DEAR GERTIE, This letter is an awful secret between you and me. If you tell anybody about it, I will not speak to you all this winter. And this is what it is about. You know Christmas is coming, and I am afraid that I shall not get home by that time, and so I want you to go and get the Christmas presents for the children. The grown people will not get any from me this year. But I do not want the children to go without, so you must find out, in the most secret way, just what Agnes and Toodie would most like to have, and get it and put it in their stockings on Christmas Eve. Then you must ask yourself what you want, but without letting yourself know about it, and get it too, and put it in your own stocking, and be very much surprised when you find it there. And then you must sit down and think about Josephine De Wolf and the other baby at Springfield whose name I do not know, and consider what they would like, and have it sent to them in time to reach them on Christmas Eve. Will you do all this for me ? You can spend five dollars for each child, and if you show your father this letter, he will give you the money out of some of mine which he has got. That rather breaks the secret, but you will want to consult your father and mother about what to get, especially for the Springfield children ; so you may tell them about it, but do not dare to let any of the children know of it until Christmas time. Then you can tell me in your Christmas letter just how you have managed about it all.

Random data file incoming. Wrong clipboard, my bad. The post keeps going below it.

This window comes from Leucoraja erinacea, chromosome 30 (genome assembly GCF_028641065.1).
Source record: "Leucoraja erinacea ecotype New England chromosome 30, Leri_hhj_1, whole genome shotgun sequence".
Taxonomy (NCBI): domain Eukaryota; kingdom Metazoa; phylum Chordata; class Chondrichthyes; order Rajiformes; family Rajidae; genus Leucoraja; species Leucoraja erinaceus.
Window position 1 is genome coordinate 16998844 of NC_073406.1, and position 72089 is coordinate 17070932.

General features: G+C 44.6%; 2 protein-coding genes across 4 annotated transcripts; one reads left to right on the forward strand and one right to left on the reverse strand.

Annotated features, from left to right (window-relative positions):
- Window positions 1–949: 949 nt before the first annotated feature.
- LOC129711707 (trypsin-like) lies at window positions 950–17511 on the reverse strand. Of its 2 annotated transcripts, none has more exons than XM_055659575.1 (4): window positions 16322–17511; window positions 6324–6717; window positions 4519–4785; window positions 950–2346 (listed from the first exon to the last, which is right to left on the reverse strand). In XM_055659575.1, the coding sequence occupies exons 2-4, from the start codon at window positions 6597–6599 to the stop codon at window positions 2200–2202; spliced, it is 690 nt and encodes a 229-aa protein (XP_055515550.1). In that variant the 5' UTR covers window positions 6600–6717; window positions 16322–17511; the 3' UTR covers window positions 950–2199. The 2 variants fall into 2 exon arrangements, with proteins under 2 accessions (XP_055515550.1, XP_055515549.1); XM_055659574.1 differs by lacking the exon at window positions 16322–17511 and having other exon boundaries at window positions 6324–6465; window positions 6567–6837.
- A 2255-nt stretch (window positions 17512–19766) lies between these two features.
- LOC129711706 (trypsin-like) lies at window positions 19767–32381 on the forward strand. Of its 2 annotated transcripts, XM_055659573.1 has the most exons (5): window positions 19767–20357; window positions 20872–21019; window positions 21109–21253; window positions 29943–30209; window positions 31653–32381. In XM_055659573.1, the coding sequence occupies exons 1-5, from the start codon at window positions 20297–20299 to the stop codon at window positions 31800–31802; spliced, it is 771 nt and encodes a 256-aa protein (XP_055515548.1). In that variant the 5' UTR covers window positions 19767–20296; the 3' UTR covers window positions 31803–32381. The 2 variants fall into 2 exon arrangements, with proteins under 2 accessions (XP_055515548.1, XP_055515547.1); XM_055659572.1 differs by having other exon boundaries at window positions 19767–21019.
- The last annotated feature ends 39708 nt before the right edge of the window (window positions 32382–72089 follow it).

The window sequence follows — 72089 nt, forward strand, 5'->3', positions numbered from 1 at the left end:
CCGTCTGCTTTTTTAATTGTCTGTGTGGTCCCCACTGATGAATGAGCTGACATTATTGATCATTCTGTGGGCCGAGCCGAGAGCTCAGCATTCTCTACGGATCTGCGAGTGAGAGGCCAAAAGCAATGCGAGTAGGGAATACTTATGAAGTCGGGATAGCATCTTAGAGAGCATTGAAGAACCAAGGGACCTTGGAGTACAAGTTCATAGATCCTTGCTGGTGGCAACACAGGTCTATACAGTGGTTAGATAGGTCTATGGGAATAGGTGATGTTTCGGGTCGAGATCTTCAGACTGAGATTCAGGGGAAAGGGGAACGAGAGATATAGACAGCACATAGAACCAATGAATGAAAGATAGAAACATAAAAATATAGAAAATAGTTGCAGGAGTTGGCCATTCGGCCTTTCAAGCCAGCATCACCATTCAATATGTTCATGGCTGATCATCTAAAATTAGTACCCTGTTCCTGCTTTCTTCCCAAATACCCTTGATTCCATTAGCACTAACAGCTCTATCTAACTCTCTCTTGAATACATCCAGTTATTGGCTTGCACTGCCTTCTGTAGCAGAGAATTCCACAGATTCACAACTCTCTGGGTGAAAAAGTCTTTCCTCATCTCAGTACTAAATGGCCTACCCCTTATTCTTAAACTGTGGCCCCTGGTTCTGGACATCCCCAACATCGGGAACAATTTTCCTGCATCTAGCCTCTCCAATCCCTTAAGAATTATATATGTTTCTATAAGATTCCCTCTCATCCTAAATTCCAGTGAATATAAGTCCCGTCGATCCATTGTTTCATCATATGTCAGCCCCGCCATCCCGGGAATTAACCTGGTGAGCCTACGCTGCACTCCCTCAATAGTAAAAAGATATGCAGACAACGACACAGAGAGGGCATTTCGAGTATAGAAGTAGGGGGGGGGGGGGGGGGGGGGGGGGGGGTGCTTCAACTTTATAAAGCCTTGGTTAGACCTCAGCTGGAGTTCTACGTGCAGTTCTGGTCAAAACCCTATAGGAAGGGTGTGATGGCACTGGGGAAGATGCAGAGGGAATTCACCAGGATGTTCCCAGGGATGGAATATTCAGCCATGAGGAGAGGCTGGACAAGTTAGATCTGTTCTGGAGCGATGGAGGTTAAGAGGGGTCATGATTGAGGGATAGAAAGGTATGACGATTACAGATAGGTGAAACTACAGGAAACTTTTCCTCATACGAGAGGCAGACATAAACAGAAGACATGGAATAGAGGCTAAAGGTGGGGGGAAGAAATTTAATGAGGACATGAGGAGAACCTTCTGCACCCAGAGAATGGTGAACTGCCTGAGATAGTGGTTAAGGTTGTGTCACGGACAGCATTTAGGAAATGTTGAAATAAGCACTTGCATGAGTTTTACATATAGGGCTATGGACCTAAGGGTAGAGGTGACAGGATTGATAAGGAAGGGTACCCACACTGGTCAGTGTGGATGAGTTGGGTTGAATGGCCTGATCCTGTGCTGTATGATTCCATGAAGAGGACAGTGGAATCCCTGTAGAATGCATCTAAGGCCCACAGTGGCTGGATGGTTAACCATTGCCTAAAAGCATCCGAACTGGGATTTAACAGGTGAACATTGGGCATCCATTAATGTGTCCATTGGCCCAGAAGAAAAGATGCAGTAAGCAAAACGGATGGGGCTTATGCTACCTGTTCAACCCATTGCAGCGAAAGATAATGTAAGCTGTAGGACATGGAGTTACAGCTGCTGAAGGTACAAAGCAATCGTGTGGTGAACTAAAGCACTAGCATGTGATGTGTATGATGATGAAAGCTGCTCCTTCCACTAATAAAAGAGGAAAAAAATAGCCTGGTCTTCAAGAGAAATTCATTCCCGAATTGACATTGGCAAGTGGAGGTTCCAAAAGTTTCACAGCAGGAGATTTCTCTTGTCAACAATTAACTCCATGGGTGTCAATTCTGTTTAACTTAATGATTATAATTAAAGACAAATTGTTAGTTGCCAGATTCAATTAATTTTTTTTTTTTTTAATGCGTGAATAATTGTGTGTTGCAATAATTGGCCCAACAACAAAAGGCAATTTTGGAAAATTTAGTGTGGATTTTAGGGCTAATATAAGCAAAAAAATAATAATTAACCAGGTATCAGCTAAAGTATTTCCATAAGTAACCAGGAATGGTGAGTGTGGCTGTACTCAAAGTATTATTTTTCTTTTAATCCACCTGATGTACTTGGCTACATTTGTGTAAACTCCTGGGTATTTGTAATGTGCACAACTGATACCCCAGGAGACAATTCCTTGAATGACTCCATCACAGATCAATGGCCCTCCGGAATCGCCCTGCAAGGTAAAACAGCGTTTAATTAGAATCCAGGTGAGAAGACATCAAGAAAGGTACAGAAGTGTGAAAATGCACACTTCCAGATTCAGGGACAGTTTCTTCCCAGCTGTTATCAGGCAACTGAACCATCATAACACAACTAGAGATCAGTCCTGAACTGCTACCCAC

This has taken up almost all my letter, and so I cannot tell you much about Vienna. Well, there is not a great deal to tell. It is an immense great city with very splendid houses and beautiful pictures and fine shops and handsome people. But I do not think the Austrians are nearly as nice as the ugly, honest Germans. Do you?
Perhaps you will get this on Thanksgiving Day. If you do, you must shake the turkey’s paw for me, and tell him that I am very sorry I could not come this year, but I shall be there next year certain ! Give my love to all the children. I had a beautiful letter from aunt Susan the other day, which I am going to answer as soon as it stops raining. Tell her so, if you see her. Be a good girl, and do not study too hard, and keep our secret.
Your affectionate uncle